Y’all! Can you even wrap your brain around how fucked up that is?! We have come so far in some ways and have SO far to go in others in loving and supporting our LGBTQ community.

It’s pride month, and I have carried the belief for quite a while that those in our communities who are brave enough to honor the truth of not fitting into the rigid and limiting boxes that society sets out for us have a magical superpower to help elevate humanity. They are breaking oppressive molds daily so that we can collectively create more empowering and inclusive beliefs, understanding, and expectations for future generations.


Those who are daring to live on the authentic human continuum instead of in conditioned and hella limiting polarity give US ALL more permission to stay curious about who we really are versus who we’ve been taught to be. What a freakin’ gift, right?!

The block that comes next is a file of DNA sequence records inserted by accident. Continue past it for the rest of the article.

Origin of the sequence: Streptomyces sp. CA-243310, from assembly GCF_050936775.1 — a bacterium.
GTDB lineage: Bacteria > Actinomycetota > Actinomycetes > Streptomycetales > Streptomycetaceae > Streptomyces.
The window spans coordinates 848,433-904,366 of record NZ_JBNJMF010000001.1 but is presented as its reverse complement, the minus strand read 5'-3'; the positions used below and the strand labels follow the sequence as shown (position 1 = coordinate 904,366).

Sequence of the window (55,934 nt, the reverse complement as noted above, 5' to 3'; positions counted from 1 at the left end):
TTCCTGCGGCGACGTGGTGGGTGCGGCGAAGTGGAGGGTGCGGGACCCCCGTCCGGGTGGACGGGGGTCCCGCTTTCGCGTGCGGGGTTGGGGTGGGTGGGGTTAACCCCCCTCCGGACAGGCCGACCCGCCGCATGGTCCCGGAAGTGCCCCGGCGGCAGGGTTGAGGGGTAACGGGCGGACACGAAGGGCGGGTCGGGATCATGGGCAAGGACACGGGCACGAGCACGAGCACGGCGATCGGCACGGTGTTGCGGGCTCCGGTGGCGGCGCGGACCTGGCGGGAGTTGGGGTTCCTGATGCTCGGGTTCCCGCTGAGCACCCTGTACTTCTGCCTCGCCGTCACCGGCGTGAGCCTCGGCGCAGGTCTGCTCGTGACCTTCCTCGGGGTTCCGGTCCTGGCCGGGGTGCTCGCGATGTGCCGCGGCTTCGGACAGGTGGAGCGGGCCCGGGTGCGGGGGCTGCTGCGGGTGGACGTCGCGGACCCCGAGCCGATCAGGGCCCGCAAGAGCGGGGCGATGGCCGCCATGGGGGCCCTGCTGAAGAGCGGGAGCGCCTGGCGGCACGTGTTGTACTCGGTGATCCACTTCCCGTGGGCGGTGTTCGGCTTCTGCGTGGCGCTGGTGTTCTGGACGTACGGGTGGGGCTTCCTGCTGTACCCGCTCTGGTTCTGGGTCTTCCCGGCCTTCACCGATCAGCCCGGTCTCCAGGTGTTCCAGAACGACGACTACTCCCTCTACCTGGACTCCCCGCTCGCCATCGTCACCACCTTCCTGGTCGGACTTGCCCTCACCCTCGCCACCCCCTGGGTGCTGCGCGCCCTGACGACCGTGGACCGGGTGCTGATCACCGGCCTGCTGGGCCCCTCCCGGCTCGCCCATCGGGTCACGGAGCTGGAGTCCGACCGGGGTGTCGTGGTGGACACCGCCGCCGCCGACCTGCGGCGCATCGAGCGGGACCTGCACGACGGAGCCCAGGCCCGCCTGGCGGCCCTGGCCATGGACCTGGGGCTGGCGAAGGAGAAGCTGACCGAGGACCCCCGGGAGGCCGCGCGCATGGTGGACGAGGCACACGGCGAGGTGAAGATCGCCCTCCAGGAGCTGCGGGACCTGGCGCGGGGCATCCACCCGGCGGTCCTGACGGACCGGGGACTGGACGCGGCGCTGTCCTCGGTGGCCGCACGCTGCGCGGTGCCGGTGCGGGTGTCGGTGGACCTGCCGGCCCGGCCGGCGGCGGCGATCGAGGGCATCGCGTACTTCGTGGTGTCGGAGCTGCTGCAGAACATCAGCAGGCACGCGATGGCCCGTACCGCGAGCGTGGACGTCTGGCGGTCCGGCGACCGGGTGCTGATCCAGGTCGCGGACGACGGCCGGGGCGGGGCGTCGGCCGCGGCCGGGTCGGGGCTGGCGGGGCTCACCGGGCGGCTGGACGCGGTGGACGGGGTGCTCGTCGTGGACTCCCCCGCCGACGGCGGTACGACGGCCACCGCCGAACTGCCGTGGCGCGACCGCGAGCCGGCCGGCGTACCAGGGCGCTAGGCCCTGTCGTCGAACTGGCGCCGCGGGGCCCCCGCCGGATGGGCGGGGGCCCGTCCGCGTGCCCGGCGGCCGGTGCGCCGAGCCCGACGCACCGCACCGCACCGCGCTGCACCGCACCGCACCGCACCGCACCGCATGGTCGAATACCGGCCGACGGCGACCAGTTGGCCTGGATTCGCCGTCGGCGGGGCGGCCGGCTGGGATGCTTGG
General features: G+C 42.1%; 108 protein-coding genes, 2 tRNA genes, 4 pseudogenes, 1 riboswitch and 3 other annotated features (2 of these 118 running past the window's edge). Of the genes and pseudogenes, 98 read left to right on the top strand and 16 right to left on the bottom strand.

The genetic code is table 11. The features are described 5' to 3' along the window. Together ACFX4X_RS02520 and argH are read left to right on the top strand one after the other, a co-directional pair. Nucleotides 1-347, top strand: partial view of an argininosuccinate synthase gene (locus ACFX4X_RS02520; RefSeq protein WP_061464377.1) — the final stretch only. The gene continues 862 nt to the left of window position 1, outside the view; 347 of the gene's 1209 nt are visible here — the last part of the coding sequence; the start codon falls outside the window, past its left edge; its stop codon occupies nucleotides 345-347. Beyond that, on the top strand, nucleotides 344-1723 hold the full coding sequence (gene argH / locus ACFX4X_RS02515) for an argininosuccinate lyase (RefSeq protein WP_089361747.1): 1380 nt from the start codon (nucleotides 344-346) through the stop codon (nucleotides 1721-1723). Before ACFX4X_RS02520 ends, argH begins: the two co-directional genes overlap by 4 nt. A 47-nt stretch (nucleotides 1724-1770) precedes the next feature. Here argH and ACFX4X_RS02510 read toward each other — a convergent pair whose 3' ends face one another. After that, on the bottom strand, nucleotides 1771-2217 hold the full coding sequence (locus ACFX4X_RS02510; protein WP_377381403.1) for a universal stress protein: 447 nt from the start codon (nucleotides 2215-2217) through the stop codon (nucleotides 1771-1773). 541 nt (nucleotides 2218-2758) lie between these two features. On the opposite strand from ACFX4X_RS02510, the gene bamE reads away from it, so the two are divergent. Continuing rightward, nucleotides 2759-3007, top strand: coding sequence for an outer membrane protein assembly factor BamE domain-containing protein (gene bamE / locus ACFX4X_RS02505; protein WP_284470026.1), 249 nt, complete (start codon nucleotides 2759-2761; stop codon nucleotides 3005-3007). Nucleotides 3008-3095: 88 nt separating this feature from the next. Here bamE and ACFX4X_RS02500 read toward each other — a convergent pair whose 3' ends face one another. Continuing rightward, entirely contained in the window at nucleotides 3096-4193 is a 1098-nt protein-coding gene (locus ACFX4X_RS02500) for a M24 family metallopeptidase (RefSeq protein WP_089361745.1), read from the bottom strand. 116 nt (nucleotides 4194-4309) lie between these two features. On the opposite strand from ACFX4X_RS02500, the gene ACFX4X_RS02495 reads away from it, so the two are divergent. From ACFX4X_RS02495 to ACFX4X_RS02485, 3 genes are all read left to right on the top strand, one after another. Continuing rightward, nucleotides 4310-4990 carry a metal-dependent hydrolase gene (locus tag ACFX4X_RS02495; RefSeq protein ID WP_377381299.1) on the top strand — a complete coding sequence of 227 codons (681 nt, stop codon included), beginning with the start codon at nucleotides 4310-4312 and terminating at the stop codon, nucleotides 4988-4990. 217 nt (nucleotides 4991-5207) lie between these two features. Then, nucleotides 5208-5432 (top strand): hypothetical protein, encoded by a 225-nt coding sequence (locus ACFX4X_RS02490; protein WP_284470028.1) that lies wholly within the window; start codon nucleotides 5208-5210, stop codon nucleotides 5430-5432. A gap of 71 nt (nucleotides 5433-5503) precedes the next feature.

Those who have to think about their safety when they walk into a freakin’ public bathroom (insert my fierce love lioness roar here - grrrrrr!), embody daily a vision for a society where masculine and feminine energetics get to dance more freely within us ALL, because hellooooooo, THAT is a big part of the path to authentic wholeness.


So, as we navigate this year’s pride month, I invite you to ask yourself a few things. . .


How can you educate yourself about the experience of those who may be having a different experience than you do on a daily basis? Literally ANY group or flavor of human that you see as different will do. Stretch yourself beyond your known world. Get curious, get compassionate, have some real conversations and do some reading because deeper, heart-centered understanding is the fuel for authentically embodied activism.


Regardless of your sexual or gender identity, how are YOU dancing with stereotypes and “shoulds” around gender or masculine-feminine energetics? And how can you break your own molds on that limiting shit?! When we give ourselves permission to live on our own unique spectrum of authentic expression, we naturally embody a more liberatory paradigm for others.